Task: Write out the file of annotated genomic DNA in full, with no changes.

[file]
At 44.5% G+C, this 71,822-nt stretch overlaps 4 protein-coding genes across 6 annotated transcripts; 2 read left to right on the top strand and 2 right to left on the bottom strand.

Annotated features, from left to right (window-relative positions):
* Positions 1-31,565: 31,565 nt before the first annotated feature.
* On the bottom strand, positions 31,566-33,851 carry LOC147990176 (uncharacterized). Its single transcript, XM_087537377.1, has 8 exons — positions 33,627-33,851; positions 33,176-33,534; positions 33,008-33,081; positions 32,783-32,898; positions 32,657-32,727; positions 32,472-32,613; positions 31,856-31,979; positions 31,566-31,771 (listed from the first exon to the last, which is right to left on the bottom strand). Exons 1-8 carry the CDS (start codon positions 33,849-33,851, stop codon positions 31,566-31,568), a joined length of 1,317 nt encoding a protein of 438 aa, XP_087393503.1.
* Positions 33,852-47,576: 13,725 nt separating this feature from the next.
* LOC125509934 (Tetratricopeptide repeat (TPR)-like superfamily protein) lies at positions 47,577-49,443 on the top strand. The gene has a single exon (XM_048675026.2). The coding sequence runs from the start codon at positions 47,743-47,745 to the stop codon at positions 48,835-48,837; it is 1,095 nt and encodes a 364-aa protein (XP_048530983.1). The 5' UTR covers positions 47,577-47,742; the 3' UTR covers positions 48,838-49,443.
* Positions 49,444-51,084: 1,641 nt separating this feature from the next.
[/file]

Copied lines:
At 44.5% G+C, this 71,822-nt stretch overlaps 4 protein-coding genes across 6 annotated transcripts; 2 read left to right on the top strand and 2 right to left on the bottom strand.

Annotated features, from left to right (window-relative positions):
* Positions 1-31,565: 31,565 nt before the first annotated feature.
* On the bottom strand, positions 31,566-33,851 carry LOC147990176 (uncharacterized). Its single transcript, XM_087537377.1, has 8 exons — positions 33,627-33,851; positions 33,176-33,534; positions 33,008-33,081; positions 32,783-32,898; positions 32,657-32,727; positions 32,472-32,613; positions 31,856-31,979; positions 31,566-31,771 (listed from the first exon to the last, which is right to left on the bottom strand). Exons 1-8 carry the CDS (start codon positions 33,849-33,851, stop codon positions 31,566-31,568), a joined length of 1,317 nt encoding a protein of 438 aa, XP_087393503.1.
* Positions 33,852-47,576: 13,725 nt separating this feature from the next.
* LOC125509934 (Tetratricopeptide repeat (TPR)-like superfamily protein) lies at positions 47,577-49,443 on the top strand. The gene has a single exon (XM_048675026.2). The coding sequence runs from the start codon at positions 47,743-47,745 to the stop codon at positions 48,835-48,837; it is 1,095 nt and encodes a 364-aa protein (XP_048530983.1). The 5' UTR covers positions 47,577-47,742; the 3' UTR covers positions 48,838-49,443.
* Positions 49,444-51,084: 1,641 nt separating this feature from the next.